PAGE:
Recycling turnaround puts focus on green shipbreaking capacity issue

The recycling market is finally emerging from the doldrums with an increasing number of scrapping sales reported for boxships and bulk carriers. That is good news for the green renewal of the world fleet. But the big question is: where will these ships end up and will they be recycled sustainably?

The resurgence of shipbreaking activity at the start of this year comes amid a slowdown in these vessel segments as the earlier boom in the container market has subsided and an expected rebound in freight rates has failed to materialise.

It marks a welcome turnaround after a dramatic slump in recycling activity last year when shipowners kept older vessels trading to take advantage of high charter rates in buoyant shipping markets.

Recycling deals in sight for India’s green yards

According to NGO Shipbreaking Platform, a total of 443 ocean-going commercial ships and offshore platforms were sold for scrapping last year, down from 763 units scrapped in 2021. Of these, 292 units were dismantled in India, Bangladesh and Pakistan in 2022, compared with 583 the previous year.

And it is a telling point that around 70% of the total capacity of India’s green yards was empty last year due to the lack of tonnage.

South Asian shipbreaking yards, which presently handle the lion’s share of tonnage recycled worldwide, are the probable destination for many of the latest scrap sales given they typically offer higher steel prices than competing yards in Turkey and elsewhere due to lower labour and other overhead costs.

Recent firmer prices for steel plate in the big recycling nations have driven up prices for vessel demolition candidates, resulting in several deals being concluded.

India is set to be the main beneficiary of these sales given the country is the largest green recycling destination in the world, with most of the yards holding statements of compliance with the Hong Kong Convention for safe and environmentally sound recycling of ships as issued by various classification bodies.

Trend towards responsible practice

Rival yards in Bangladesh and Pakistan are also pursuing recycling deals but are hamstrung by difficulties in obtaining letters of credit to acquire tonnage due largely to these countries’ liquidity issues, amid ongoing negotiations with the International Monetary Fund over their respective loans.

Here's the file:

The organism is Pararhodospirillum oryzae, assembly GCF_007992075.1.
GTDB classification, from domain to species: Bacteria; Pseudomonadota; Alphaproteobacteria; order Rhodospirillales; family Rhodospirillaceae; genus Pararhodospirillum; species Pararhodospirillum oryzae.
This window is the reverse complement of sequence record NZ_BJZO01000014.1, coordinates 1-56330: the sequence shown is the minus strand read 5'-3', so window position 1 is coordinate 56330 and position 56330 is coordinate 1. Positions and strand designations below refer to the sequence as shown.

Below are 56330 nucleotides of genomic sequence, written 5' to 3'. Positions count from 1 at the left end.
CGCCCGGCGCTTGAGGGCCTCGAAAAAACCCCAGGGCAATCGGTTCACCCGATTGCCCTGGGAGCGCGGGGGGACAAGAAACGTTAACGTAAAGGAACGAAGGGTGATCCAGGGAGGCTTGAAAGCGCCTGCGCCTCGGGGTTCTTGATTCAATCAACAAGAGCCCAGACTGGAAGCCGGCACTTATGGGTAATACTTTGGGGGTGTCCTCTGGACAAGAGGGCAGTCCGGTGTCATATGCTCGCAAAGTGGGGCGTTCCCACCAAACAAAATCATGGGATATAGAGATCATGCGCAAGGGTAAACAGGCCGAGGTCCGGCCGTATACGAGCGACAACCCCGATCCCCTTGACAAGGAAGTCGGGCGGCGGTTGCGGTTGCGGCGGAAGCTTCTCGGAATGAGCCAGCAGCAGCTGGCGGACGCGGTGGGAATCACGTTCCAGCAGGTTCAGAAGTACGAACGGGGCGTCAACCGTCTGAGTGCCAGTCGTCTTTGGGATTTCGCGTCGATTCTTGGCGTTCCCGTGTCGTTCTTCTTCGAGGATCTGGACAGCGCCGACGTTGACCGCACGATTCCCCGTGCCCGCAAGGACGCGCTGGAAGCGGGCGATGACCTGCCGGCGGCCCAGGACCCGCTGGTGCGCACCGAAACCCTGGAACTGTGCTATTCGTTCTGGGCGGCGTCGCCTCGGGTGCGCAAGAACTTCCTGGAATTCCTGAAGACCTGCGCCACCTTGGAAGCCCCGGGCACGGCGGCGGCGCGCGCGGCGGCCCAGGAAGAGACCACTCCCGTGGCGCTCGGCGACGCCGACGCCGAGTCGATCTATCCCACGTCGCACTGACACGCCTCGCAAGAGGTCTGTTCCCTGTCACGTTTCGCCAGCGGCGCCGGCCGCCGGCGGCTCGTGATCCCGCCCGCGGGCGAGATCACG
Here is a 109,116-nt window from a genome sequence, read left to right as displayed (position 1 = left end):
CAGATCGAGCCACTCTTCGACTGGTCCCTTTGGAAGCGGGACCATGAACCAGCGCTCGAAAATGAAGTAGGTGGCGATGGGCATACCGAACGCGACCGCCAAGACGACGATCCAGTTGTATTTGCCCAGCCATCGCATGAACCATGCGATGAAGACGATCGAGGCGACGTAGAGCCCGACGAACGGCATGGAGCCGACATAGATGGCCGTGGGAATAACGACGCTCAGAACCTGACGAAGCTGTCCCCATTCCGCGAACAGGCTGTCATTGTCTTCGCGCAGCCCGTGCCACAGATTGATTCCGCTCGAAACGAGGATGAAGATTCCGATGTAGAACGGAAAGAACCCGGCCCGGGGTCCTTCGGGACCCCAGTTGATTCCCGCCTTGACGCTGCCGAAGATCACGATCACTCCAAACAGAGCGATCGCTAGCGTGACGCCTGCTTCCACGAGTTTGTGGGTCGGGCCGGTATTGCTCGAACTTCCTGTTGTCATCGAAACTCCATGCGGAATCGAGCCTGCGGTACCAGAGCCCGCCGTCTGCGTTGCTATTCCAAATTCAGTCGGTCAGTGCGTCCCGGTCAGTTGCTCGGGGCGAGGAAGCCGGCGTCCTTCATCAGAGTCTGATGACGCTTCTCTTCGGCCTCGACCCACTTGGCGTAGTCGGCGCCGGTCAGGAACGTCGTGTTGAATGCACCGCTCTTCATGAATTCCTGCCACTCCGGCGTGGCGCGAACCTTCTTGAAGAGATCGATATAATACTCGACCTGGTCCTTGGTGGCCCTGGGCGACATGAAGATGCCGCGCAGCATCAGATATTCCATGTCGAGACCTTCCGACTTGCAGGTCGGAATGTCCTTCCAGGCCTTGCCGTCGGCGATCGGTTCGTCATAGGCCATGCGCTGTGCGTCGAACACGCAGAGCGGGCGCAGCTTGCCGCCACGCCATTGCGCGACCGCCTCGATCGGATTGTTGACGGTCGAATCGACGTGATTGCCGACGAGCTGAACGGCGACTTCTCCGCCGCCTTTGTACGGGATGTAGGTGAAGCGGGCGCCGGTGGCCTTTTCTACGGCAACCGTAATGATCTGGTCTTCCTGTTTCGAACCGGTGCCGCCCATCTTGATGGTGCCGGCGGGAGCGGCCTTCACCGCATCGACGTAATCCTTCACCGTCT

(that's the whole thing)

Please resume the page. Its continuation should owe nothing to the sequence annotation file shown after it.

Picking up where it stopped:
The reputation of South Asian yards has historically been tarnished due to a poor track record of worker accidents and toxic pollution in coastal areas resulting from unregulated shipbreaking practices.

A number of South Asian shipbreaking yards have made major strides in sustainable recycling by upgrading their facilities in line with HKC standards

But it would be wrong to tar every yard with the same brush. Driven by increased pressure from various stakeholders, many regional yards are now pursuing responsible practices by upgrading their operations in line with HKC requirements, most notably in the Alang region of India. These initiatives are being supported by a few shipping giants, such as Maersk.

These upgrades have included investments in yard infrastructure such as heavy-lift cranes, establishing safe procedures for hazardous waste management, training the workforce in safe and sustainable recycling, and implementing health, safety and environmental management systems.

Such changes are necessary given that the capacity of South Asian yards will be required to handle an anticipated surge in scrap sales of large vessels over the coming years due to the need to renew the global fleet to meet environmental regulations.

Need for government action

Selection of HKC-compliant yards based on prior inspection and supervision of the entire recycling process by a third-party, independent monitoring agency is a key factor for shipowners to document compliance to meet growing ESG demands from their stakeholders.

But action is also needed at the governmental level to address a looming shipbreaking capacity crunch, especially in relation to EU-flagged vessels that are required to be recycled at yards on an approved list under the EU Ship Recycling Regulation (EUSRR).

There is a distinct possibility that Bangladesh could accede to the HKC by the end of this year, which would finally put the convention in force globally given it needs ratification by at least 15 countries representing 40% of gross tonnage, with combined maximum annual ship recycling volume not less than 3% of their combined tonnage. This would force more yards to raise their recycling game.

The recent removal of two Turkish yards - with possibly a few more to come - from the EU’s approved list hardly helps the capacity situation and the need for the EU to approve more yards outside of the bloc as recycling destinations is becoming increasingly important.

There is a need to harmonize conflicting regulations and, as such, proposed amendments to the EU’s Waste Shipment Regulation presently under discussion in Brussels and the ongoing review of the EUSRR could be important steps in this direction by incentivising non-EU yards to achieve EUSRR compliance.

Top-level talk needs to be turned into action to meet future demand for green recycling capacity.

Sea Sentinels has specialist expertise and long experience in safe and sustainable recycling of marine assets and can manage every step of the recycling process from benchmarking and vetting of yards and inventory of hazardous materials to independent on-site monitoring by expert and experienced personnel to ensure compliance with regulations, with auditable reporting to verify compliance. Sea Sentinels Norway AS is coming alive soon!

For more information, contact:

Rakesh Bhargava, CEO
Sea Sentinels
Tel: +60 12 215 0137